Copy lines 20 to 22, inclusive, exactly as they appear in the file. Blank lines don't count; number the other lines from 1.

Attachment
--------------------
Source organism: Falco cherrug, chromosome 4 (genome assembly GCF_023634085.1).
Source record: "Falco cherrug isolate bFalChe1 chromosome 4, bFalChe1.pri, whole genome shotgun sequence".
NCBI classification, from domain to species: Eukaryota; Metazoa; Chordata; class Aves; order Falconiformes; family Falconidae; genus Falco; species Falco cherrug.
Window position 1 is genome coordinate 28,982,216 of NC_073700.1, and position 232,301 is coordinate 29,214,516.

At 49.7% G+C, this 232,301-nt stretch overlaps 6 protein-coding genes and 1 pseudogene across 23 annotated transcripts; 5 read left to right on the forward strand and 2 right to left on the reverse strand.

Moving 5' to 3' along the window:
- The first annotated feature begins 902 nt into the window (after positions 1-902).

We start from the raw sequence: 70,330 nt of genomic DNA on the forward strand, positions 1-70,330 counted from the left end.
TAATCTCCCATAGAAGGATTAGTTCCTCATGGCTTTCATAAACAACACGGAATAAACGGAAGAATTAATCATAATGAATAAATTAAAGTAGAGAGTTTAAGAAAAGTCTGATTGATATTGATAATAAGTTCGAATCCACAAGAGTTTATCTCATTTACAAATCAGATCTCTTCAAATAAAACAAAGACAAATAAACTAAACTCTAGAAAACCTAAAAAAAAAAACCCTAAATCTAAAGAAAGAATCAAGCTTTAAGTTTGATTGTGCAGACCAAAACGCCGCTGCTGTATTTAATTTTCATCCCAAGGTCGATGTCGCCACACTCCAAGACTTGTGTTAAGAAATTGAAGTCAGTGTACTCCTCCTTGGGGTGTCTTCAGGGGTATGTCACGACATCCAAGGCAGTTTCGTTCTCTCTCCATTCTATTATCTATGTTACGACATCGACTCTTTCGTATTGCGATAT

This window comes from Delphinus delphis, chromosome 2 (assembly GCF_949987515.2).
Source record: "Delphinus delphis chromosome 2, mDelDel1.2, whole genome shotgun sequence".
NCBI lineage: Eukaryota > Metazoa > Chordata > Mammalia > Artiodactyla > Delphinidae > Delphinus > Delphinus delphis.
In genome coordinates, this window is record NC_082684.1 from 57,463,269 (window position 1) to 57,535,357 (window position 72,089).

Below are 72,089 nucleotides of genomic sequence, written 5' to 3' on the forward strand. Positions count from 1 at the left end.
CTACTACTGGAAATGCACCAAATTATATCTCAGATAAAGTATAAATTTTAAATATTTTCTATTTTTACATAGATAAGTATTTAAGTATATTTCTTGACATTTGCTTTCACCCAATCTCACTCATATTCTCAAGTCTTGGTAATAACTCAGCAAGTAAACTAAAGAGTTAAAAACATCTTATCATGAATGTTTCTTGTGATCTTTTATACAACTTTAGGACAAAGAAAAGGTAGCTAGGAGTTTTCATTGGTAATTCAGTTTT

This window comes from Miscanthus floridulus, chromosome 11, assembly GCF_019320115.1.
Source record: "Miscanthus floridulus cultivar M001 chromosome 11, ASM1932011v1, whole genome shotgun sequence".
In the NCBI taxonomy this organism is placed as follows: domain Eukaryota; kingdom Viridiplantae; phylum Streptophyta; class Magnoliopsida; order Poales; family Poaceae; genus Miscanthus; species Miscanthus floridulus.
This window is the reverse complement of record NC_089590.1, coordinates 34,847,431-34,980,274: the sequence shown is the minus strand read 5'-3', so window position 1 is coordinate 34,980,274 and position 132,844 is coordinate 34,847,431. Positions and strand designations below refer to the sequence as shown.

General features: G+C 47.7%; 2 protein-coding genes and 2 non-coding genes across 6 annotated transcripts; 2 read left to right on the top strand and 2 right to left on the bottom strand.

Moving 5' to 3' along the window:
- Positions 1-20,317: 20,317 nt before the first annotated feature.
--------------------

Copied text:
General features: G+C 47.7%; 2 protein-coding genes and 2 non-coding genes across 6 annotated transcripts; 2 read left to right on the top strand and 2 right to left on the bottom strand.

Moving 5' to 3' along the window:
- Positions 1-20,317: 20,317 nt before the first annotated feature.